Independent Financial Advisors Must Approach Hiring and Retention Much More Thoughtfully
In the independent wealth management space, third-party recruiters, talent search firms and consultants play a crucial role in helping to align firms with financial advisors.
But it doesn’t just end there. For independent financial advisors seeking growth, there is no substitute for bringing aboard additional talent in the form of client-facing professionals or experienced support staff.
While competing effectively for talent at either the firm or advisor level can have its share of challenges during the best of times, the intensely competitive marketplace for skilled employees makes things that much tougher right now.
And of course, what happens when you bring aboard personnel who just aren’t a fit with your business?
This is an especially thorny opportunity cost as well as financial cost for independent FA businesses, where every dollar and hour of time spent hiring and training a new team member is money or effort spent that could make or break the firm.
That’s where Adviser First Partners – founded by Hank Multala, the firm’s President, in the spring of last year – strives to transform traditional talent search and alignment dynamics.
Multala – a wealth management industry veteran whose pedigree includes stints at Lincoln Investment Planning as well as Cetera Financial Specialists – prides himself on delivering the wealth management industry’s first and only fiduciary solution.
Adviser First Partners uses weighted compatibility standards built by psychologists to match financial professionals to broker-dealers, hybrids, RIAs and other financial institutions.
Wealth Solutions Report recently connected with Multala to get his perspectives on how independent FA businesses can best position themselves to compete effectively in the intensifying battle for talent.
WSR: Why are so many independent financial advisor businesses having such a tough time bringing aboard – and retaining – strategic talent? And what should they be doing differently to better identify long-term hires?
Well, let’s start with the fact that right now, every industry is facing the same challenges when it comes to filling critical roles. We’re in an environment characterized by stiff competition for talent, high employee turnover and a lack of skilled candidates.
Now, here’s where it gets interesting – The strategic positions we have placed for our clients were filled by people who weren’t looking. Normally, these individuals are happy in their present role and do not respond to job posts.
This speaks directly to the fact that most problems that occur in job placements fall directly on the shoulders of the search firms. Strategic hires, especially those at the director level or above, should not be a “shotgun” approach.
Rather, these hires should each be done based on an exclusive search that is customized, which creates a higher priority within the headhunting organization, generates greater vetting, feedback and produces real-time updates. All of which, in turn, which greatly increases the likelihood of success and significantly reduces the risk of a bad hire.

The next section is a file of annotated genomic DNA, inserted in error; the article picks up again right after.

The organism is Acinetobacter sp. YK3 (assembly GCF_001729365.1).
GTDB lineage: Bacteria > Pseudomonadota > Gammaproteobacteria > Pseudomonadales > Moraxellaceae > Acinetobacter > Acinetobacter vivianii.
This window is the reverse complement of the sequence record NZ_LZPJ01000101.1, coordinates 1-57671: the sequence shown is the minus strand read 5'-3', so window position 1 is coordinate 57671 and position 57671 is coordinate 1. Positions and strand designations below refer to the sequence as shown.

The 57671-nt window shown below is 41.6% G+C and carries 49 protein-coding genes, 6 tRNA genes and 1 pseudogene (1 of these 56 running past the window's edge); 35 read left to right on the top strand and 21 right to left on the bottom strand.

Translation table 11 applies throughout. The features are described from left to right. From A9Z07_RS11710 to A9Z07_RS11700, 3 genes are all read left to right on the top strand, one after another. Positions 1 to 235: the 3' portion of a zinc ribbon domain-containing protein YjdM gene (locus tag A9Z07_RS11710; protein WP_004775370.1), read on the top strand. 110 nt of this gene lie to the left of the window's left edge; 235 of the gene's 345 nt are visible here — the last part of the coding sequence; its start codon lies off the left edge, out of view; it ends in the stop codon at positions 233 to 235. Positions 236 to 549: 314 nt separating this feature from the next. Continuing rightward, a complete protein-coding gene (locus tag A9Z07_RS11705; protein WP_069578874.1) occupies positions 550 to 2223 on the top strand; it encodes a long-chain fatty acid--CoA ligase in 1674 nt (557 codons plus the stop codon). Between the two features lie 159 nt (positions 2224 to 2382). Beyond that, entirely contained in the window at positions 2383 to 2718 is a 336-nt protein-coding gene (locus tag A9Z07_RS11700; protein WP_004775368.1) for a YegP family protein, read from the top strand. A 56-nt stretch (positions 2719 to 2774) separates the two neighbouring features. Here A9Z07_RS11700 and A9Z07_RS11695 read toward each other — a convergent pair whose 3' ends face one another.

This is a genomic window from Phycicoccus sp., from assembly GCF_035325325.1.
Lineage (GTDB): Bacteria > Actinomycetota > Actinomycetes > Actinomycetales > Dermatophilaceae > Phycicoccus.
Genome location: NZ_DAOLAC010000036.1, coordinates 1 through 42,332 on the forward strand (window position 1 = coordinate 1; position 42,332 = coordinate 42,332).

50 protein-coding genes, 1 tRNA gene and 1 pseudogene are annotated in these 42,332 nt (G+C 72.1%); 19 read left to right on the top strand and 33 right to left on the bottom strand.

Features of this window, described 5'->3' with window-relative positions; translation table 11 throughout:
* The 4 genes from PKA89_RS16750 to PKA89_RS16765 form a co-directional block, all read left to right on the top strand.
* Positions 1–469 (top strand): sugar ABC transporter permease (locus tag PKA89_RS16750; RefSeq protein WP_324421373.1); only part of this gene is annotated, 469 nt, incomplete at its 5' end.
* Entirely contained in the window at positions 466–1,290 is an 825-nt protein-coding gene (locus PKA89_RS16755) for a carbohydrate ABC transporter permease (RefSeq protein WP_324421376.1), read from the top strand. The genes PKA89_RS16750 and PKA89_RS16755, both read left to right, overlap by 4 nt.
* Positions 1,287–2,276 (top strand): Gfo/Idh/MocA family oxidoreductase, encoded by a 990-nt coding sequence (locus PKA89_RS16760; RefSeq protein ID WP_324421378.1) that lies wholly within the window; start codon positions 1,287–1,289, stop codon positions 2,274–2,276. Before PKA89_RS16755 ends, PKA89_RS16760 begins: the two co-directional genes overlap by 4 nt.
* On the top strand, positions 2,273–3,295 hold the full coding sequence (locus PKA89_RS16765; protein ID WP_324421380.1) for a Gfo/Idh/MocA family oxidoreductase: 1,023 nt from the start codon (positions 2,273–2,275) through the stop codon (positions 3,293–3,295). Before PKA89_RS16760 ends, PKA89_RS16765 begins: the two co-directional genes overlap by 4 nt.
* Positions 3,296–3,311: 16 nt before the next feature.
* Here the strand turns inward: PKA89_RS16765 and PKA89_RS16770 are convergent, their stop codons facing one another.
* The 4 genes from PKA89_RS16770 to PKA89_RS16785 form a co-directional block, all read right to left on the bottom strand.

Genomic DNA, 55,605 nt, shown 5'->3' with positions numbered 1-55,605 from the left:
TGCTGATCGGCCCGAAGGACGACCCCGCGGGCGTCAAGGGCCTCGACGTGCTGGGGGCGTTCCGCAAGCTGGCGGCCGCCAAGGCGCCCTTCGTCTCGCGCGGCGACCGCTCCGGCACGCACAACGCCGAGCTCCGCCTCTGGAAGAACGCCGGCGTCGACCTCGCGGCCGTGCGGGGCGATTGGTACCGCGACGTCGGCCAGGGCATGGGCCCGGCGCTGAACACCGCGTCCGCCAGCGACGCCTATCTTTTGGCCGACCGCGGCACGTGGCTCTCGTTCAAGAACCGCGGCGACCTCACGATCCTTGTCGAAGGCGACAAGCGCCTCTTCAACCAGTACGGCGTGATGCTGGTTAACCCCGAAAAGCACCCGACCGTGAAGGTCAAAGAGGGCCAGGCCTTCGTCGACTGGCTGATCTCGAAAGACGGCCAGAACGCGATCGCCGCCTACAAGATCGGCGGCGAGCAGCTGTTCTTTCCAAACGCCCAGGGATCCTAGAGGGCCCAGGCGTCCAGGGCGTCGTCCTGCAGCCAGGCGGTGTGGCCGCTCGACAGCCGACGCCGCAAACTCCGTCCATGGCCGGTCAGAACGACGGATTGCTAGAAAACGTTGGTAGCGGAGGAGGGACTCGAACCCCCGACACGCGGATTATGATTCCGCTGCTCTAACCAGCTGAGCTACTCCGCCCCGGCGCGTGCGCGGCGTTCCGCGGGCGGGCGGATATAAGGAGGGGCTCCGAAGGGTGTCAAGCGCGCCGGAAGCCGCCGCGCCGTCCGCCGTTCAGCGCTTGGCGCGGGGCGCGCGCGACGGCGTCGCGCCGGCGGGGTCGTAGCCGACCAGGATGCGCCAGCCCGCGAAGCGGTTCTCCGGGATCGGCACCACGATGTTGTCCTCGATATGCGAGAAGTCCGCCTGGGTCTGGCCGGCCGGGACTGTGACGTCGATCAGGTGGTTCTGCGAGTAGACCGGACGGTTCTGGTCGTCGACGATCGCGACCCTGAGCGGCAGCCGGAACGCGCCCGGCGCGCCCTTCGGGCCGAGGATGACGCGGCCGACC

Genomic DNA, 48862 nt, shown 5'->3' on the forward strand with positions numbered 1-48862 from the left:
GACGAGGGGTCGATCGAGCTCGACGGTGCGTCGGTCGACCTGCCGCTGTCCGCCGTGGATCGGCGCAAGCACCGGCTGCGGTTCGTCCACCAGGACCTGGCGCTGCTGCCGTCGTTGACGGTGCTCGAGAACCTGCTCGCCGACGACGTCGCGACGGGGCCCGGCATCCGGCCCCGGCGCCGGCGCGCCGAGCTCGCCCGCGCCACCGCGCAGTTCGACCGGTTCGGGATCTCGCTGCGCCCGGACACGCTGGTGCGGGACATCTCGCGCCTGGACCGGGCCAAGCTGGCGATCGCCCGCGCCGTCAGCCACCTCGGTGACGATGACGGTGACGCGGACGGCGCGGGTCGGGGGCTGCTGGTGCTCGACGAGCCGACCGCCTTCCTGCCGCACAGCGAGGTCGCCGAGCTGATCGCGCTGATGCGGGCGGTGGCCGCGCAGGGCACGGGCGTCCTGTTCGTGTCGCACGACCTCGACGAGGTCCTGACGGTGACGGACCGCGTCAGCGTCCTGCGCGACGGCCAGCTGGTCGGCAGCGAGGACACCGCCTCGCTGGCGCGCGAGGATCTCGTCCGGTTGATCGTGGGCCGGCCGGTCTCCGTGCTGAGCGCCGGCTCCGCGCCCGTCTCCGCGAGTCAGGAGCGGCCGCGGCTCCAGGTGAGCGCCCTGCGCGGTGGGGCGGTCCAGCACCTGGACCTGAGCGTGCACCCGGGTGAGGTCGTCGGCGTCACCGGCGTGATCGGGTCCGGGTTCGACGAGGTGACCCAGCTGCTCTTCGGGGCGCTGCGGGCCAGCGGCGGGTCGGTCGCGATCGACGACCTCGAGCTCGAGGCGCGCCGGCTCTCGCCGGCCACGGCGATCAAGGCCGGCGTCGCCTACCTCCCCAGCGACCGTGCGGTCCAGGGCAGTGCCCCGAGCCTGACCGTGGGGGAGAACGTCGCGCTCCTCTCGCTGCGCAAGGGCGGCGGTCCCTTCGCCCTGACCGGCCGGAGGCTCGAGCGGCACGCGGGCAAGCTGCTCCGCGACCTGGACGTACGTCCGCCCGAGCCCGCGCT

At the end of the day, search firms must collaborate closely with their clients, meticulously do the research, and then go out and find the talent.
WSR: What are the top three to four actions that independent financial advisors can take to more effectively identify and recruit individuals who are a great long-term fit with their businesses?
Since competition for qualified talent is always at a premium, we suggest firms focus on a few key areas. First, do not skimp in compensation, and pay above average salaries.
Next, lead with perks, innovation, and reputation by answering the question, why would someone work for you?
And finally, stop looking for the “perfect” candidate – They do not exist.
Numerous candidates have additional experience and knowledge that will positively impact your business and it’s crucial to recognize how best to utilize their unique skill sets.
WSR: What are the top reasons why key employees decide to leave an independent financial advisor’s business – And what can the advisor do to prevent them from exiting?
Employees leave because they are under appreciated, undervalued, lack of feedback and seek a different work environment.
All the reasons for leaving can be addressed through a well thought out retention program that a company must constantly evaluate and commit to.
Recognize big & small accomplishments and notable achievements, encourage feedback and input, provide individual flexibility, empower responsible employees, and stop micromanaging.
This is also an important point: Employees also don’t leave companies, they leave managers.
If all the tools are in place for retention, perhaps the turnover issue rests internally within the management group.
WSR: Do you see the competition for talent – whether client-facing or operations-related – continuing to intensify in the independent wealth management space? Why or why not?
Competition for top talent is always at a premium, especially in an industry that is facing continued consolidation, greater regulation, and intensified competition, all of which describes the wealth management space today.
Under these circumstances, it becomes more imperative to assure that the character of all employees aligns with the culture of the firm.
To succeed in bringing aboard and retaining talent, management needs to communicate with more transparency, while fostering an environment where all employees recognize their contributions to the business…and that all their individual input is essential to the survival and success of the business.
Michael Madden, Contributing Editor & Research Analyst, can be reached at email@example.com